How and why we consult
We don’t operate in a vacuum: our regulations affect people and businesses across the country.
So it’s essential that we have as clear a picture as possible of the implications of our policies before we implement them. Consulting allows us to do this fairly, transparently, and openly, so we act on the best evidence we can get.
From the largest industrial energy user to the smallest household: anyone with an interest in our policy proposals should be able to access and respond to our consultations if they’re directly affected by their implications.
And we’re always looking at how to make them more accessible and easier for more people to respond to – this means making them short, interesting, engaging, cutting them down in number, letting you know when there’s a consultation on the way, and giving you enough time to respond when it’s published.
It’s also important that we consult at the right time, ie when we have concrete proposals to put forward, rather than vague ideas, so that when we’re asking you to respond, your response is as helpful for us as it is useful for you.
Our consultations aren’t always long documents. Where we can, we will engage with you in less formal ways, such as by inviting you to workshops or webinars, or to participate in online surveys.
When we consult
Consulting makes us make better decisions, builds understanding, and helps progress towards consensus aimed at protecting the interests of current and future energy consumers.
We will generally consult at a stage when there is still scope to influence policy outcome. Considering stakeholders’ views early into the process stimulates debate and helps ensure we explore all policy options.
Keeping the burdens down
We know that our consultations can be a burden for some. We strive to minimise this, but at the same time, want to maximise the chances of responses coming from as wide a cross-section of people as possible.
We are always interested in hearing how we could be doing this better, in ways that are better tailored to your needs and mindful of the burdens on your time and resources. And we’ll try to keep you informed at all stages of the process.
How long we consult for
Our consultations last for varying amounts of time depending on the kind of issues they cover.
- Major issues of wide interest: 12 weeks (this is the maximum)
- Issues with narrower impact and of more specific interest: eight weeks
- Urgent issues, or minor changes to existing policy, or if we’re following another organisation’s timetable, licence, or other regulatory or statutory requirement: four weeks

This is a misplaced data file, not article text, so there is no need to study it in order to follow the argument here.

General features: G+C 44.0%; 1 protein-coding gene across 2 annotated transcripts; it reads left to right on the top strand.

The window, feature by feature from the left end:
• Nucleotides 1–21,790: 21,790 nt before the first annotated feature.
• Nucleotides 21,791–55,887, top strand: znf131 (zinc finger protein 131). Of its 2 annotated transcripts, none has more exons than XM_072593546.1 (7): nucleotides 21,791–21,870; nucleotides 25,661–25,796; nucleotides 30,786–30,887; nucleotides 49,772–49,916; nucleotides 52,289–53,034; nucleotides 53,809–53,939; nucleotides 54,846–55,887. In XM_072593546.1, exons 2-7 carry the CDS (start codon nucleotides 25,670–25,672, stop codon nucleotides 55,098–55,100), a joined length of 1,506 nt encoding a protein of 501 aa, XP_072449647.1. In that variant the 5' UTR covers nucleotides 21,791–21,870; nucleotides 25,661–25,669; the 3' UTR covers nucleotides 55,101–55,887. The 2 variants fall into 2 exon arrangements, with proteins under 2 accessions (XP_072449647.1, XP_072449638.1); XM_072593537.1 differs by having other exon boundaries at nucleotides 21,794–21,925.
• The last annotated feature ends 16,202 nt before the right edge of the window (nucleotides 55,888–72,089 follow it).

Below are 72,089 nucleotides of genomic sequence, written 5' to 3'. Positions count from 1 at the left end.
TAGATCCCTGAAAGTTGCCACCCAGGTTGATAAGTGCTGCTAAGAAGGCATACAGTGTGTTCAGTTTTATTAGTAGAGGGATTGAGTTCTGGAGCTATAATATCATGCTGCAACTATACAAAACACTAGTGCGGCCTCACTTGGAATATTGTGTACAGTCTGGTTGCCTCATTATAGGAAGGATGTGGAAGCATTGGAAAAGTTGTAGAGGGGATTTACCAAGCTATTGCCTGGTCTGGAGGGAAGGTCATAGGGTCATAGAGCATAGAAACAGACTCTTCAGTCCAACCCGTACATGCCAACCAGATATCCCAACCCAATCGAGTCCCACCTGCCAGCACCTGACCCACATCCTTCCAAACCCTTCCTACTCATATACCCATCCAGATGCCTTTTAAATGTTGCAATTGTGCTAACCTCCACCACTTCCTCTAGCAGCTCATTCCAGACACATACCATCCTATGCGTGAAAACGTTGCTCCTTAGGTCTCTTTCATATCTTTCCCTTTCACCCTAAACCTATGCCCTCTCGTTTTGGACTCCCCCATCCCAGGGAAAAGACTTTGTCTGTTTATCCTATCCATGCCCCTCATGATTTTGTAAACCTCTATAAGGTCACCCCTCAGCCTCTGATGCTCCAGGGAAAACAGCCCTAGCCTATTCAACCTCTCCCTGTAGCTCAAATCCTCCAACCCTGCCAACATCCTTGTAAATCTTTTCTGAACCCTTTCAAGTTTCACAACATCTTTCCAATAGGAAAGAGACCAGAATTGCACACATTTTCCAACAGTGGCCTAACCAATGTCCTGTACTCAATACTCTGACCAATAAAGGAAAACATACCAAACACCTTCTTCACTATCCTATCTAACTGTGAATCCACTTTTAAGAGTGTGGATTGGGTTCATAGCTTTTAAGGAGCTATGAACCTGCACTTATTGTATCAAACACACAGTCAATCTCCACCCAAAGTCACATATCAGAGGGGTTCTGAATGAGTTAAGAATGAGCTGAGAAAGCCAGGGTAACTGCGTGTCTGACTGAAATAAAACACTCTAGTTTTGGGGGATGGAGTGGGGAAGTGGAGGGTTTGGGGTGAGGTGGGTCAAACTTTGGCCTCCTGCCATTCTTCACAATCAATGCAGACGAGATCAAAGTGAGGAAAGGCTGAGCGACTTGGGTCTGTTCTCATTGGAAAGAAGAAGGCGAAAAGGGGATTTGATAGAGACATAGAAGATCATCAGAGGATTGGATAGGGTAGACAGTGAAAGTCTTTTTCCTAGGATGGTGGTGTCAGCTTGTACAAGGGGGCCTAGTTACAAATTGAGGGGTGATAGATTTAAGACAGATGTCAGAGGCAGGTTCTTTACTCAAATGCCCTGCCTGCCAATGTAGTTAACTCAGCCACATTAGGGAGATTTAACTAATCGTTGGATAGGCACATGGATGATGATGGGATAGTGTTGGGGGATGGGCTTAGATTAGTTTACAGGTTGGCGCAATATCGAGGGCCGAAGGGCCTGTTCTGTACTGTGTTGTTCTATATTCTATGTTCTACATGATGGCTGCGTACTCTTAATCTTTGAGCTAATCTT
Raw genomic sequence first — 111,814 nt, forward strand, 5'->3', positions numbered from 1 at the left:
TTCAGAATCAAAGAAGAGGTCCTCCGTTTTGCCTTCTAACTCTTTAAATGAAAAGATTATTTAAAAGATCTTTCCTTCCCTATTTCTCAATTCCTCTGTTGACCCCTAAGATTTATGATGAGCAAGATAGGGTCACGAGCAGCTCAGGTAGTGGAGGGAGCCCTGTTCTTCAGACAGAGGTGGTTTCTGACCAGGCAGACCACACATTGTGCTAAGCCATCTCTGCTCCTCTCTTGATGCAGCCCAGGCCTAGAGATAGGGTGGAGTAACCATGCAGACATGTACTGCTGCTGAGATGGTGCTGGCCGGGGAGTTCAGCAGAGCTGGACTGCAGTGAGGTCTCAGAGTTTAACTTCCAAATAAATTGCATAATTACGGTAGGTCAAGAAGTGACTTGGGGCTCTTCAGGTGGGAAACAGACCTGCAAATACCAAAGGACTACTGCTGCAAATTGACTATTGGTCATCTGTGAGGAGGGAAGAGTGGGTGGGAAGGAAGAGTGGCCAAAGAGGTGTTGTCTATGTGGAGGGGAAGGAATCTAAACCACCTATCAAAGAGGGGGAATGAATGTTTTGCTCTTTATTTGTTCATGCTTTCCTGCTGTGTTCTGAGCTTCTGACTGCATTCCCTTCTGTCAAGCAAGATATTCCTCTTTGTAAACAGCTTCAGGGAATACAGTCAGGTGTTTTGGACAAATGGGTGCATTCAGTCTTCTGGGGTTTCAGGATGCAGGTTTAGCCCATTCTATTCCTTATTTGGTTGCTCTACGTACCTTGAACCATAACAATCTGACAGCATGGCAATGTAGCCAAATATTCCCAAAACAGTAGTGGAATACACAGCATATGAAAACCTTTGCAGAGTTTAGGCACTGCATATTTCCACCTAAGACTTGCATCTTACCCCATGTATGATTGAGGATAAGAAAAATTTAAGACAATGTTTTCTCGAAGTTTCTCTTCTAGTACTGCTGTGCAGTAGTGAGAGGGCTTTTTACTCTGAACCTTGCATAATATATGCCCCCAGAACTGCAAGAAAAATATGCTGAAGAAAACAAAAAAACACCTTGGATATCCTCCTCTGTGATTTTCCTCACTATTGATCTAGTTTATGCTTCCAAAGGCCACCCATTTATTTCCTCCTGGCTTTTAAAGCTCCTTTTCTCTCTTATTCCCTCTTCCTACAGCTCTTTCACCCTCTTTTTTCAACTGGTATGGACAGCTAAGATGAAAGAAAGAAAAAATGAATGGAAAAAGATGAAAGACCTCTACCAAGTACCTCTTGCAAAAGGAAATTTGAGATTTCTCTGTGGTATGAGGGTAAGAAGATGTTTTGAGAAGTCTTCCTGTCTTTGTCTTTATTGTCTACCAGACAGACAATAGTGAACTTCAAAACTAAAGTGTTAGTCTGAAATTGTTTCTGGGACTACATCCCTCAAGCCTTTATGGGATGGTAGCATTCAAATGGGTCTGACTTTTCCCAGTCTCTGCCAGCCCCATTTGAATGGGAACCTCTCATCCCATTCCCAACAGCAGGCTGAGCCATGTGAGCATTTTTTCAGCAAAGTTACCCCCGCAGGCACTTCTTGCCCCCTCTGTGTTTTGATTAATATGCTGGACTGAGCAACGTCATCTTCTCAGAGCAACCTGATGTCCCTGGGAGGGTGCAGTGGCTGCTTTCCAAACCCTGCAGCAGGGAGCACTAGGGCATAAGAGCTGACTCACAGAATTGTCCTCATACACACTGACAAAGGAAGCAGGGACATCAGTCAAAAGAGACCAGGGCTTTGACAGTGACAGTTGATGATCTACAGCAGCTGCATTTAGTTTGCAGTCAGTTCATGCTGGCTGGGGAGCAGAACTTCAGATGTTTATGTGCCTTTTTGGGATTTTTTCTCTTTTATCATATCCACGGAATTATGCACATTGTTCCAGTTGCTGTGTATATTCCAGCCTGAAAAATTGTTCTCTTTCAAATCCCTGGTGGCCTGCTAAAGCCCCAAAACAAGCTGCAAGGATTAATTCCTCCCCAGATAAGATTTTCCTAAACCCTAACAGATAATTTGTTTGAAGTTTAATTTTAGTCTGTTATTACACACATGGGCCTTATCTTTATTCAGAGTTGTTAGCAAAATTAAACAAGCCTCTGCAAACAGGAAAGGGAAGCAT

There will sometimes be consultations that follow on from earlier ones, or are a product of them. We will try to minimise this, but they’re sometimes unavoidable. We’ll try to keep these down to a four-week consultation period, unless the matter is significant to a wide-cross section of people, or very significant to a narrow group of people.
If a consultation period straddles a holiday period such as Christmas, we might extend it so that people have reasonable time to respond.
We also comply with Cabinet Office guidelines on consulting during election periods, and will not publish major consultations during Purdah unless it is absolutely urgent.
There may be other factors that force us to change the timetable. We’ll always try to keep you abreast of changes and explain our reasons for changing the timetables if we need to.
Pre-consulting and research
Before we do a formal consultation, we might carry out seminars and meetings to get a sense of the shape our consultation should take. We might also use research to help us better understand the area we’re consulting on. This might be in the form of surveys, opinion polls, or focus groups.
Simple, clear consultations
We are always striving to make our consultations simpler, clearer, and easier to understand and respond to. We know that some of our policy areas are complex, and can be highly technical. But we aim to present them as clearly as possible for their intended audience, use Plain English, and make them as short and succinct as we can. Please tell us if you think we could improve.
By statute, we must publish an impact assessment if we are proposing to do something related to our functions under the Gas Act or the Electricity Act and that proposal is important.
Responses and decisions
We will consider all responses we receive before the consultation deadline, focusing especially on the evidence you provide to support your views. We will also take account of comments people make in workshops, seminars or other meetings that we hold during the policy development process.
We prefer to receive responses by email, and the email address to send them to is on the first page of our consultation document. You are also welcome to send any more general feedback about the consultation to the same address. We’ll send you a short response to confirm we’ve received your email and that we’ll consider it among the other responses we get.